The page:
“Estate planning is an essential and everlasting gift you can give your family.” – Suze Orman.
The common question that people generally ask their attorney during the estate planning process is “Whether I should get a will or create a trust?”
Both these options will play a vital role in deciding the future of your family. It will ensure that your assets are in safe hands and pass on to the right heirs. Therefore, you must understand both the options properly and then make your decision.
It is a written document that includes the wishes of the deceased person. It generally consists of the name of the legal guardian of kids, information about assets distribution, the name of the beneficiary, and executor. In addition to this, it also includes directives about how you’d like your memorial held.
Generally, there are four types of wills:
• Simple, • Testamentary trust, • Joint, and • Living.
Every will that you create needs to go through a legal process called probate. It helps in determining whether the will is authentic or not. This process might get lengthy and sometimes even contentious. However, it will help protect your family in the future and ensure that they stay financially stable after you are gone.
But what if someone dies without intestate, i.e., without a will?
In such a situation, the property, bank account, assets, and guardianship of the minor children will be decided according to the intestacy law of the particular state. It might lead to lengthy court battles and financial struggles for the loved ones of the deceased.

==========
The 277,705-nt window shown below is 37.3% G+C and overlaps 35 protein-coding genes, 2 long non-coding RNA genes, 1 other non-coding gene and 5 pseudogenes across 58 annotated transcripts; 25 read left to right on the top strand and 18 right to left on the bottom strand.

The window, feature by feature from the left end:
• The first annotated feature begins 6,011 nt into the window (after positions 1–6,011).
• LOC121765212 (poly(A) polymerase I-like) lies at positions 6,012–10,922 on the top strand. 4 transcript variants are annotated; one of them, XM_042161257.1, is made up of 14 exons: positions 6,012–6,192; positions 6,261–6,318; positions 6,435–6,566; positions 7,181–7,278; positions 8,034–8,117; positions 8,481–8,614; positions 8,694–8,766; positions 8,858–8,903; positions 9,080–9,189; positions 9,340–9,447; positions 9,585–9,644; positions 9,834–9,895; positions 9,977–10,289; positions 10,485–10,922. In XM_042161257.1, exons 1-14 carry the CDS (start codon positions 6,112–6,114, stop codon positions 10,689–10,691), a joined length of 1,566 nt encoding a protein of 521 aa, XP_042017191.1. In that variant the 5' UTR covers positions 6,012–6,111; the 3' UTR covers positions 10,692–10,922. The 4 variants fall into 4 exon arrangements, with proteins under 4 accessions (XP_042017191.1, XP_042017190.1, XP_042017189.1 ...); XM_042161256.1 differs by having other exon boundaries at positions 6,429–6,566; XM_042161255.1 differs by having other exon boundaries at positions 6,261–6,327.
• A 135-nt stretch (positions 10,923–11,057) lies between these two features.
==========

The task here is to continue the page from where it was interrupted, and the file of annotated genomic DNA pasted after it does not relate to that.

Therefore, it is better to consult an attorney of your state and create a will.
Tip: To find the best lawyer, you can take the help of the internet. For instance, if you live in LA, you can search with keywords like Estate Planning Attorney Los Angeles, Estate Planning Attorney Near Me, and so on. It’ll surely help you find an experienced attorney who’ll understand your needs and provide you with a better solution.
A trust is a fiduciary relationship between two parties, known as trustor and trustee. Here the trustor gives the trustee the right to hold property or assets title for the benefit of the third party, i.e., beneficiary (generally includes kids or spouse). It provides legal protection to the property and ensures that they are distributed as per the trustor’s wish. It helps save time and reduce inheritance or estate tax that the beneficiary might have to bear in case of will.
These are generally categorized as follow:
● Living, and ● Testamentary.
A living trust becomes operational after the death of the trustor and is also revocable. However, unlike the will, the property can be transferred to the beneficiaries without probate court interference. On the other hand, a testamentary trust is more expensive. It may also include the instruction to control the assets’ distribution.
There is no need to name a guardian for your minor kids as the trust will handle it. Besides, this document is active as soon as you sign it.
Both these options are great for the safety of your family. You need to decide the one that suits your requirements. In fact, if you want, you can also choose both options; just consult your attorney before making the final decision.